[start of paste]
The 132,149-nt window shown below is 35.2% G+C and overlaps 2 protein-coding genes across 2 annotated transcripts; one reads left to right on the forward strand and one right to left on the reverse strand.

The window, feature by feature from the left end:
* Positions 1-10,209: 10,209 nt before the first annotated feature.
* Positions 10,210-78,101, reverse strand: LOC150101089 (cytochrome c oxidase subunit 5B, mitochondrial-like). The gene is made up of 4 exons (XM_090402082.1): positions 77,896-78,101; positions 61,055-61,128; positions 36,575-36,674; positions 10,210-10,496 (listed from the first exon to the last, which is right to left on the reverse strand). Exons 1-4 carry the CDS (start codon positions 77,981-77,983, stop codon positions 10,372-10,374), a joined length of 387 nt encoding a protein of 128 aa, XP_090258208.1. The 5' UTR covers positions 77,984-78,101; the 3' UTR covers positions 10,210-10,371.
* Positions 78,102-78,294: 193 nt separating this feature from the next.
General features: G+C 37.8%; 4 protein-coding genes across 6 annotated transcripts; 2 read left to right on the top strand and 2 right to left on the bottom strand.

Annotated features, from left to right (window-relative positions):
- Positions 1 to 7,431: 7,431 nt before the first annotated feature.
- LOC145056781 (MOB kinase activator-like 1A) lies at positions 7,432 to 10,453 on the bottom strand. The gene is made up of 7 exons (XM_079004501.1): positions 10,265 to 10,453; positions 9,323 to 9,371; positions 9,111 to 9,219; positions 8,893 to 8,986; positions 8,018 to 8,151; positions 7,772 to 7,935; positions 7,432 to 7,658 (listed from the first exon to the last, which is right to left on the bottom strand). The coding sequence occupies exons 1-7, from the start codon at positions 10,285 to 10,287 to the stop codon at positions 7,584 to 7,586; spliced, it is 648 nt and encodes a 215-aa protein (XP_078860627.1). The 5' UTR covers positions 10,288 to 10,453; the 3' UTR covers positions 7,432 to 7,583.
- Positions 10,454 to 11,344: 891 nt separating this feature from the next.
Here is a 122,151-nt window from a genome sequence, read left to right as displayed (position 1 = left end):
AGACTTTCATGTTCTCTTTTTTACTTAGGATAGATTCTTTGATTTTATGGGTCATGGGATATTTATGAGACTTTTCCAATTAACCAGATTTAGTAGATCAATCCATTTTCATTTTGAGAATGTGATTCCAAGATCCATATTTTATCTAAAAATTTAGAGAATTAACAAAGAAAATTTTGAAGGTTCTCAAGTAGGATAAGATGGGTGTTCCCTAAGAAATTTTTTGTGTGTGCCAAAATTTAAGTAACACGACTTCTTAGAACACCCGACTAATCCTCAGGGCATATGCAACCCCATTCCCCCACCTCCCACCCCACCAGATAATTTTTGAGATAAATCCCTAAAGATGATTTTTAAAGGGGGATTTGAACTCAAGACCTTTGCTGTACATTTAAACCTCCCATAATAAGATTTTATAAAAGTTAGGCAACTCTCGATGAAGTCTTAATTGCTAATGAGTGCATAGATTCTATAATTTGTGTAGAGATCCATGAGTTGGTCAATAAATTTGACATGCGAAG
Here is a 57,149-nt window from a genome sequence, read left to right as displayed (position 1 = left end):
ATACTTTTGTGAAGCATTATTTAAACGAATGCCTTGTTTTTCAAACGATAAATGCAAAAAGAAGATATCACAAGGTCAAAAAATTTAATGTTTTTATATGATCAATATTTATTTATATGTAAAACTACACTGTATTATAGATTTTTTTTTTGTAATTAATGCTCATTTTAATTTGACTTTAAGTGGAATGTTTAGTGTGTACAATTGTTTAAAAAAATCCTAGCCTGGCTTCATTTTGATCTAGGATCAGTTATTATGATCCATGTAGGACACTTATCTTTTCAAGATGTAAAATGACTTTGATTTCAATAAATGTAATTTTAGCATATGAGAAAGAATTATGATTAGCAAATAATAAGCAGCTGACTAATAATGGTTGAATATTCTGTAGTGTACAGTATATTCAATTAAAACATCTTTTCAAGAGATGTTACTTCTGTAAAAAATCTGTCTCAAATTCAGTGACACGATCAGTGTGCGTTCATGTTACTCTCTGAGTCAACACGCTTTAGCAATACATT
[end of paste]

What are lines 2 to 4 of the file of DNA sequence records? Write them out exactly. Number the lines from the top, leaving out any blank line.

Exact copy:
The window, feature by feature from the left end:
* Positions 1-10,209: 10,209 nt before the first annotated feature.
* Positions 10,210-78,101, reverse strand: LOC150101089 (cytochrome c oxidase subunit 5B, mitochondrial-like). The gene is made up of 4 exons (XM_090402082.1): positions 77,896-78,101; positions 61,055-61,128; positions 36,575-36,674; positions 10,210-10,496 (listed from the first exon to the last, which is right to left on the reverse strand). Exons 1-4 carry the CDS (start codon positions 77,981-77,983, stop codon positions 10,372-10,374), a joined length of 387 nt encoding a protein of 128 aa, XP_090258208.1. The 5' UTR covers positions 77,984-78,101; the 3' UTR covers positions 10,210-10,371.